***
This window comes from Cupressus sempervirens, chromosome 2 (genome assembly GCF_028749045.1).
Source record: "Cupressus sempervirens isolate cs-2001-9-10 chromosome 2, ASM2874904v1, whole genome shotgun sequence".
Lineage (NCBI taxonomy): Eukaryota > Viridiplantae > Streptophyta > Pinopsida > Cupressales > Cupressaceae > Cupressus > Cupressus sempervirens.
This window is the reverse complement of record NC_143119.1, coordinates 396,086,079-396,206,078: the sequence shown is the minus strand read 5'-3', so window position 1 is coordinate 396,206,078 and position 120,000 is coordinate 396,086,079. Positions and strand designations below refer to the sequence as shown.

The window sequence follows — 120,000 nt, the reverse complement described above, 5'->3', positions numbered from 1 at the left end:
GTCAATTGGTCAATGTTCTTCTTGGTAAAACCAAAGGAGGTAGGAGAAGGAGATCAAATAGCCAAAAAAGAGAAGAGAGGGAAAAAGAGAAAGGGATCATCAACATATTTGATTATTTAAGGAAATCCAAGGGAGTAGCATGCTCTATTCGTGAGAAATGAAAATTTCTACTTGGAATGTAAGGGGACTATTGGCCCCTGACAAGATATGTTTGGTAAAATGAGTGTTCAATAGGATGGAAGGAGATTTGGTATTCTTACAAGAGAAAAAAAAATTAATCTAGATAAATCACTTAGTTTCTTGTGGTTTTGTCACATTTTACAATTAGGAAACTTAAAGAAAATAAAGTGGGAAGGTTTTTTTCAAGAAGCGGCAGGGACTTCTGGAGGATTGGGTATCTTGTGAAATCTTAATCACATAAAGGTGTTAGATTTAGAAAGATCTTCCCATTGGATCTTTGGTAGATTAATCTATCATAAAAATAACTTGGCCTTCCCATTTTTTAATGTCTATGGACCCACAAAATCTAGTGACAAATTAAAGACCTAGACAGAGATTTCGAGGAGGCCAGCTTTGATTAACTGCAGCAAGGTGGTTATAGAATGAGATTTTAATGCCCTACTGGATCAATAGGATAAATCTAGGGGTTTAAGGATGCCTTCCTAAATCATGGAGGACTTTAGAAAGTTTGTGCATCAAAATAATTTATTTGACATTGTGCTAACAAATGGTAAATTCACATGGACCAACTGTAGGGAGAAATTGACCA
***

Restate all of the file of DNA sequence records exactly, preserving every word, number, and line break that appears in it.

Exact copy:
This window comes from Cupressus sempervirens, chromosome 2 (genome assembly GCF_028749045.1).
Source record: "Cupressus sempervirens isolate cs-2001-9-10 chromosome 2, ASM2874904v1, whole genome shotgun sequence".
Lineage (NCBI taxonomy): Eukaryota > Viridiplantae > Streptophyta > Pinopsida > Cupressales > Cupressaceae > Cupressus > Cupressus sempervirens.
This window is the reverse complement of record NC_143119.1, coordinates 396,086,079-396,206,078: the sequence shown is the minus strand read 5'-3', so window position 1 is coordinate 396,206,078 and position 120,000 is coordinate 396,086,079. Positions and strand designations below refer to the sequence as shown.

The window sequence follows — 120,000 nt, the reverse complement described above, 5'->3', positions numbered from 1 at the left end:
GTCAATTGGTCAATGTTCTTCTTGGTAAAACCAAAGGAGGTAGGAGAAGGAGATCAAATAGCCAAAAAAGAGAAGAGAGGGAAAAAGAGAAAGGGATCATCAACATATTTGATTATTTAAGGAAATCCAAGGGAGTAGCATGCTCTATTCGTGAGAAATGAAAATTTCTACTTGGAATGTAAGGGGACTATTGGCCCCTGACAAGATATGTTTGGTAAAATGAGTGTTCAATAGGATGGAAGGAGATTTGGTATTCTTACAAGAGAAAAAAAAATTAATCTAGATAAATCACTTAGTTTCTTGTGGTTTTGTCACATTTTACAATTAGGAAACTTAAAGAAAATAAAGTGGGAAGGTTTTTTTCAAGAAGCGGCAGGGACTTCTGGAGGATTGGGTATCTTGTGAAATCTTAATCACATAAAGGTGTTAGATTTAGAAAGATCTTCCCATTGGATCTTTGGTAGATTAATCTATCATAAAAATAACTTGGCCTTCCCATTTTTTAATGTCTATGGACCCACAAAATCTAGTGACAAATTAAAGACCTAGACAGAGATTTCGAGGAGGCCAGCTTTGATTAACTGCAGCAAGGTGGTTATAGAATGAGATTTTAATGCCCTACTGGATCAATAGGATAAATCTAGGGGTTTAAGGATGCCTTCCTAAATCATGGAGGACTTTAGAAAGTTTGTGCATCAAAATAATTTATTTGACATTGTGCTAACAAATGGTAAATTCACATGGACCAACTGTAGGGAGAAATTGACCA